This is a discussion on Re: time_t remarks - Openssl ; On Thu, Dec 29, 2005 at 02:44:18PM +0100, Peter Sylvester wrote: > > I saw in the lastest snapshots that in the ssl library the fundction > time has been casted to an unsigned long. > This seems to be ...
On Thu, Dec 29, 2005 at 02:44:18PM +0100, Peter Sylvester wrote:
> I saw in the lastest snapshots that in the ssl library the fundction
> time has been casted to an unsigned long.
> This seems to be some hack to cover the 2038 problem on 32 bit machines.
> I am not sure
> whether the attempted solution is good:
> As far as I see the only usage is to determine whether a timeout has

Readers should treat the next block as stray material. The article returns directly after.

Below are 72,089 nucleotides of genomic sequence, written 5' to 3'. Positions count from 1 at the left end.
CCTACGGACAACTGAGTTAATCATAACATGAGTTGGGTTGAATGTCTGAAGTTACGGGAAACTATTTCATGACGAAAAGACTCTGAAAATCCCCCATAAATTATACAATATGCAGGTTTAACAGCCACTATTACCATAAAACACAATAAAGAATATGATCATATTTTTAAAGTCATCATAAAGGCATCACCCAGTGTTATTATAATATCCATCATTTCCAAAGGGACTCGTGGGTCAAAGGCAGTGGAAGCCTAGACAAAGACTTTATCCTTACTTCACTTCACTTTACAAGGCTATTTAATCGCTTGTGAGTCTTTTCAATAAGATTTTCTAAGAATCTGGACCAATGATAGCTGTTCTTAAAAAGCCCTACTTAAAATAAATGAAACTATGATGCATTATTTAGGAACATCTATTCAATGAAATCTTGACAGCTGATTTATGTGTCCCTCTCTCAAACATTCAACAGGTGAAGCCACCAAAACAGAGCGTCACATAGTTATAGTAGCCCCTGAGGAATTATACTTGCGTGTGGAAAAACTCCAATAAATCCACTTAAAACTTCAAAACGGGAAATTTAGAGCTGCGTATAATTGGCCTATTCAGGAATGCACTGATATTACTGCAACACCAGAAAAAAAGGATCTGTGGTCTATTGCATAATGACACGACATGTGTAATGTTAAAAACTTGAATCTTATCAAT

> occured. How much can a
> session last? More than 20 years? If not, I think one should define a
> notion of epoch which
> covers the problem that it seems to be undefined whether in 2038 the
> value goes to 0 or to
> a large negative value depending on the implementation. I.e.
> the time is also initialized with time(NULL)|x3fffffff
> and in ssl_sess.c
> if (ret->time+ter->timeout < (time(NULL) | x7fffffff)
> and similar in ssl_bio etc.
The proper way to do a check for a timeout is:
time(NULL) - ret->time > ter->timeout
Or something simular, the important part is the substraction of
the 2 time variables.
This will avoid any problems you have with overflows. If
time(NULL) has overflown, the substraction of time(NULL) with
ret->time will still give a positive number.
PS: Depending on the platform, time_t can be signed or unsigned.
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